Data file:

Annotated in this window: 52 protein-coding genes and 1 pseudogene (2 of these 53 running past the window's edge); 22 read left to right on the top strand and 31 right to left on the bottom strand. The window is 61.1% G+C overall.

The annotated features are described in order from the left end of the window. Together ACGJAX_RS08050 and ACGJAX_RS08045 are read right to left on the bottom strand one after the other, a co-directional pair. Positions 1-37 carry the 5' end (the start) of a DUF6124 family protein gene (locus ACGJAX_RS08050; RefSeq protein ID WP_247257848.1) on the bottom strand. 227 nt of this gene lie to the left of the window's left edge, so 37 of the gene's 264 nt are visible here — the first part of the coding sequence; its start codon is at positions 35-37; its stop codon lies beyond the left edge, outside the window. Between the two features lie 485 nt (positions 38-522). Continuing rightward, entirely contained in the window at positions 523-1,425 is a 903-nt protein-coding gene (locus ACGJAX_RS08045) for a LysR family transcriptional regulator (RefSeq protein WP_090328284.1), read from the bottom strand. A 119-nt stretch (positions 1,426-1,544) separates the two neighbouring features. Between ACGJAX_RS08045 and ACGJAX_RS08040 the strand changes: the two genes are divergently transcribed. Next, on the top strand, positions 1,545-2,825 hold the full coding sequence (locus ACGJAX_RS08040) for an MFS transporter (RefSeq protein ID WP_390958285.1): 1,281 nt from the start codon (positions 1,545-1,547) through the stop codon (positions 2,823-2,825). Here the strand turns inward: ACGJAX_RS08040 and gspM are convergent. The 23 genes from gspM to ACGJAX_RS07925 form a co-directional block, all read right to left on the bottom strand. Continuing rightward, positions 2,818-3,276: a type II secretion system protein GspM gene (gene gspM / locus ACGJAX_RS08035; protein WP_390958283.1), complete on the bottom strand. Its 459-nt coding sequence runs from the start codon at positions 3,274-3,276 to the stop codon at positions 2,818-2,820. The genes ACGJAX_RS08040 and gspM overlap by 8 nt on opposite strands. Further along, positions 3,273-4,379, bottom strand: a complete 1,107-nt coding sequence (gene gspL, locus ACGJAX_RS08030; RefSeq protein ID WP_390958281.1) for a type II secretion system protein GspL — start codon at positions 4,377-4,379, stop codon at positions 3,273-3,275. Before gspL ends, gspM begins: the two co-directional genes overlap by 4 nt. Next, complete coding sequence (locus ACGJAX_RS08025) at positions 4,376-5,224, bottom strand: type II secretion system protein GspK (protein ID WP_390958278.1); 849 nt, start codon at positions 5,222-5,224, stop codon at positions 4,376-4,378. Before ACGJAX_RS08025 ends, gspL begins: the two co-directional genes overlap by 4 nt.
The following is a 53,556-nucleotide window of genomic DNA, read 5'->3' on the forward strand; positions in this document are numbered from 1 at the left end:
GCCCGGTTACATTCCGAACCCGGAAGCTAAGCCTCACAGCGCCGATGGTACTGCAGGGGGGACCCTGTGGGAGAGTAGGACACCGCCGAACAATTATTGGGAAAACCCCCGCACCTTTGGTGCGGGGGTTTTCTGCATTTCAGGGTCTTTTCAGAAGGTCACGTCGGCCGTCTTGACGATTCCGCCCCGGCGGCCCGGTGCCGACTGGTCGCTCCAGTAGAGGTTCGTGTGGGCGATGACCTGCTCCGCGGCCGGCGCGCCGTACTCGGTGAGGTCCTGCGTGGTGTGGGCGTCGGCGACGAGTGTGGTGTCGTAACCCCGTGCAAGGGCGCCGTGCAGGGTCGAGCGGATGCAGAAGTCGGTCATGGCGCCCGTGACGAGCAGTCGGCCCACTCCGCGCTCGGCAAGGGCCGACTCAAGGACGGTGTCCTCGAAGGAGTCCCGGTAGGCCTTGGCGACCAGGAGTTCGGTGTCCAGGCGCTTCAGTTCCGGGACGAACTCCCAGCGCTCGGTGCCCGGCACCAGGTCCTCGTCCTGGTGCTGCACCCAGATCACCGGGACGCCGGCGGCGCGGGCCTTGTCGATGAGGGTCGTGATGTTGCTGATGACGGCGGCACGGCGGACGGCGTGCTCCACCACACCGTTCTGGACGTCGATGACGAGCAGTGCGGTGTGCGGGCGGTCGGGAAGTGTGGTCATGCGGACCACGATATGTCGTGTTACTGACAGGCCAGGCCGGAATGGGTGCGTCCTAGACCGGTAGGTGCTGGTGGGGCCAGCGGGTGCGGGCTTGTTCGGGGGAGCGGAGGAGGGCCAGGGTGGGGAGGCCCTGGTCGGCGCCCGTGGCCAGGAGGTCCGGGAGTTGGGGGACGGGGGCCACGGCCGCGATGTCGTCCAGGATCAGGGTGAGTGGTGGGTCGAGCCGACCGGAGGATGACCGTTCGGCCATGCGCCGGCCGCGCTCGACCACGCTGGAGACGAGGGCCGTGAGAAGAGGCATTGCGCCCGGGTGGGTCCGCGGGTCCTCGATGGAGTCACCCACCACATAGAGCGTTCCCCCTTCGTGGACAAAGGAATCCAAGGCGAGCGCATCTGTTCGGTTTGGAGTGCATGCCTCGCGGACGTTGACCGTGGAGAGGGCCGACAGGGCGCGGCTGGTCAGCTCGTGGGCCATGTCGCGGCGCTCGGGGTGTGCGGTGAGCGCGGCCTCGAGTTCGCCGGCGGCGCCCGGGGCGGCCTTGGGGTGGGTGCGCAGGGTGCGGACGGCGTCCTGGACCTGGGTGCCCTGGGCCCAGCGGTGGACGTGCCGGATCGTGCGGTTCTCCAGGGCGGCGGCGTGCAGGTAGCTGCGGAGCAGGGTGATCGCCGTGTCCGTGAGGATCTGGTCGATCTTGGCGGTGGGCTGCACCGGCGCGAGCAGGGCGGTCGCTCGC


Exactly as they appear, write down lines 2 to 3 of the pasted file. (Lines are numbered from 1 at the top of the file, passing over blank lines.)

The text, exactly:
The annotated features are described in order from the left end of the window. Together ACGJAX_RS08050 and ACGJAX_RS08045 are read right to left on the bottom strand one after the other, a co-directional pair. Positions 1-37 carry the 5' end (the start) of a DUF6124 family protein gene (locus ACGJAX_RS08050; RefSeq protein ID WP_247257848.1) on the bottom strand. 227 nt of this gene lie to the left of the window's left edge, so 37 of the gene's 264 nt are visible here — the first part of the coding sequence; its start codon is at positions 35-37; its stop codon lies beyond the left edge, outside the window. Between the two features lie 485 nt (positions 38-522). Continuing rightward, entirely contained in the window at positions 523-1,425 is a 903-nt protein-coding gene (locus ACGJAX_RS08045) for a LysR family transcriptional regulator (RefSeq protein WP_090328284.1), read from the bottom strand. A 119-nt stretch (positions 1,426-1,544) separates the two neighbouring features. Between ACGJAX_RS08045 and ACGJAX_RS08040 the strand changes: the two genes are divergently transcribed. Next, on the top strand, positions 1,545-2,825 hold the full coding sequence (locus ACGJAX_RS08040) for an MFS transporter (RefSeq protein ID WP_390958285.1): 1,281 nt from the start codon (positions 1,545-1,547) through the stop codon (positions 2,823-2,825). Here the strand turns inward: ACGJAX_RS08040 and gspM are convergent. The 23 genes from gspM to ACGJAX_RS07925 form a co-directional block, all read right to left on the bottom strand. Continuing rightward, positions 2,818-3,276: a type II secretion system protein GspM gene (gene gspM / locus ACGJAX_RS08035; protein WP_390958283.1), complete on the bottom strand. Its 459-nt coding sequence runs from the start codon at positions 3,274-3,276 to the stop codon at positions 2,818-2,820. The genes ACGJAX_RS08040 and gspM overlap by 8 nt on opposite strands. Further along, positions 3,273-4,379, bottom strand: a complete 1,107-nt coding sequence (gene gspL, locus ACGJAX_RS08030; RefSeq protein ID WP_390958281.1) for a type II secretion system protein GspL — start codon at positions 4,377-4,379, stop codon at positions 3,273-3,275. Before gspL ends, gspM begins: the two co-directional genes overlap by 4 nt. Next, complete coding sequence (locus ACGJAX_RS08025) at positions 4,376-5,224, bottom strand: type II secretion system protein GspK (protein ID WP_390958278.1); 849 nt, start codon at positions 5,222-5,224, stop codon at positions 4,376-4,378. Before ACGJAX_RS08025 ends, gspL begins: the two co-directional genes overlap by 4 nt.
The following is a 53,556-nucleotide window of genomic DNA, read 5'->3' on the forward strand; positions in this document are numbered from 1 at the left end: